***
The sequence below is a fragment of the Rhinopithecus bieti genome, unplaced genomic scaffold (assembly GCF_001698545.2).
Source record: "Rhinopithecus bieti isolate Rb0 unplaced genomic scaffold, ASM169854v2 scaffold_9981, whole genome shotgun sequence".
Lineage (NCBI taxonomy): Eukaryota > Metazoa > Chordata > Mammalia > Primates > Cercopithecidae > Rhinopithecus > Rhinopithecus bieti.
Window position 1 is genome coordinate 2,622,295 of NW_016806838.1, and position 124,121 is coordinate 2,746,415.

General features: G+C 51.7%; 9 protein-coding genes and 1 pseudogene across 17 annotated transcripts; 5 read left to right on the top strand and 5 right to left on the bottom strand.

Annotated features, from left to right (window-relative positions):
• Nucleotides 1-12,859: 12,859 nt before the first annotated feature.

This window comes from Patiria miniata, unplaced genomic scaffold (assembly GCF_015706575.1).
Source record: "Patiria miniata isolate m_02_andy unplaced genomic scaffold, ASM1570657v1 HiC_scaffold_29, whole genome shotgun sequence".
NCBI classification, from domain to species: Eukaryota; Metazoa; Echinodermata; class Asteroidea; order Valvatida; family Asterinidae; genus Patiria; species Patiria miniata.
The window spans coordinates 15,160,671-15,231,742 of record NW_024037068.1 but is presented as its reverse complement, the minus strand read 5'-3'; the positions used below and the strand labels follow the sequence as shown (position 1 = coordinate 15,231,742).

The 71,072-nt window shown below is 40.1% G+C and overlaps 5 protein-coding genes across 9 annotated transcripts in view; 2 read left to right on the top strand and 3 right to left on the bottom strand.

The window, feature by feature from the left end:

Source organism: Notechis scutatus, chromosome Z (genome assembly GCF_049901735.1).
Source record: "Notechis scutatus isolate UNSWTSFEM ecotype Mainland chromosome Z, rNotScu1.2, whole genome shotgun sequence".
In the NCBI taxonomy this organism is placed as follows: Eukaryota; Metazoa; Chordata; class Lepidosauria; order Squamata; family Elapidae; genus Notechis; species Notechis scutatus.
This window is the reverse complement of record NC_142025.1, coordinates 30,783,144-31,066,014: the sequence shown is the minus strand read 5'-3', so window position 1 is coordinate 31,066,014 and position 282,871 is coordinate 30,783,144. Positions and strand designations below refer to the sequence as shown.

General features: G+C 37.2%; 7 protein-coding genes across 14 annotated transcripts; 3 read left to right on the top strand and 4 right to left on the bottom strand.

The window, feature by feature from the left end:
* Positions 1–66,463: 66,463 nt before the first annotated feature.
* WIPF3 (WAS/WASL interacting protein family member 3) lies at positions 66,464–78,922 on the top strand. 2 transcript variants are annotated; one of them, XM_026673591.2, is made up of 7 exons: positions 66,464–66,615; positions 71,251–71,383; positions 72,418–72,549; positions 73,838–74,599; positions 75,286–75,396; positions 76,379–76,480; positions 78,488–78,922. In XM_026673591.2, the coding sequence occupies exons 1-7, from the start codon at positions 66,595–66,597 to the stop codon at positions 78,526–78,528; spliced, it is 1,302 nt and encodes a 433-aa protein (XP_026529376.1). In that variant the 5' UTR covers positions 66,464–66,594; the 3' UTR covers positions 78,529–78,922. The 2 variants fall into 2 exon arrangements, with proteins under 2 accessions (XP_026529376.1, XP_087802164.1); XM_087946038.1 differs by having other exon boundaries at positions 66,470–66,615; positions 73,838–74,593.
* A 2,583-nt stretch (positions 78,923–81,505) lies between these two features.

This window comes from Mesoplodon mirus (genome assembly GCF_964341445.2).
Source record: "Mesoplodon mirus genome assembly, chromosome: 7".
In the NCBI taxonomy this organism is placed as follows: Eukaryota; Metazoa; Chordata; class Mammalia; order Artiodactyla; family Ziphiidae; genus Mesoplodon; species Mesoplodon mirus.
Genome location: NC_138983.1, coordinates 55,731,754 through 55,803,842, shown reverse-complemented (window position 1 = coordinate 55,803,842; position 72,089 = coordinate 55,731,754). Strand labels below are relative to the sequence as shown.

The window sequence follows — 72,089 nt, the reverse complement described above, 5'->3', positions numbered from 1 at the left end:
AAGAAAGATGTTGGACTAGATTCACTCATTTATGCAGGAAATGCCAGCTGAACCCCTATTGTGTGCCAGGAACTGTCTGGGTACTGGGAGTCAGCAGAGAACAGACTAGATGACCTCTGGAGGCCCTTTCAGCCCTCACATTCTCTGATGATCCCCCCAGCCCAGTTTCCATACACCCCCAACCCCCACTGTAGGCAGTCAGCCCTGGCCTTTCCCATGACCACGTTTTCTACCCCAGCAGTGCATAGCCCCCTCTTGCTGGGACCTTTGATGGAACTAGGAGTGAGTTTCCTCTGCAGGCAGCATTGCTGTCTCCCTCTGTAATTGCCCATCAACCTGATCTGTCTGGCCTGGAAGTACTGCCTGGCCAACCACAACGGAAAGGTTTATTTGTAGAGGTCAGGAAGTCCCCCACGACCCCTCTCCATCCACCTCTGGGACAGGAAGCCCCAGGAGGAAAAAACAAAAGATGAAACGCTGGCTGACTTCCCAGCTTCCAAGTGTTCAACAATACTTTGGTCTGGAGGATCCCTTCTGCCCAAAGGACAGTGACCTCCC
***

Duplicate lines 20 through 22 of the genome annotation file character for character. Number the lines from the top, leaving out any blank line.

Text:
* Positions 1–66,463: 66,463 nt before the first annotated feature.
* WIPF3 (WAS/WASL interacting protein family member 3) lies at positions 66,464–78,922 on the top strand. 2 transcript variants are annotated; one of them, XM_026673591.2, is made up of 7 exons: positions 66,464–66,615; positions 71,251–71,383; positions 72,418–72,549; positions 73,838–74,599; positions 75,286–75,396; positions 76,379–76,480; positions 78,488–78,922. In XM_026673591.2, the coding sequence occupies exons 1-7, from the start codon at positions 66,595–66,597 to the stop codon at positions 78,526–78,528; spliced, it is 1,302 nt and encodes a 433-aa protein (XP_026529376.1). In that variant the 5' UTR covers positions 66,464–66,594; the 3' UTR covers positions 78,529–78,922. The 2 variants fall into 2 exon arrangements, with proteins under 2 accessions (XP_026529376.1, XP_087802164.1); XM_087946038.1 differs by having other exon boundaries at positions 66,470–66,615; positions 73,838–74,593.
* A 2,583-nt stretch (positions 78,923–81,505) lies between these two features.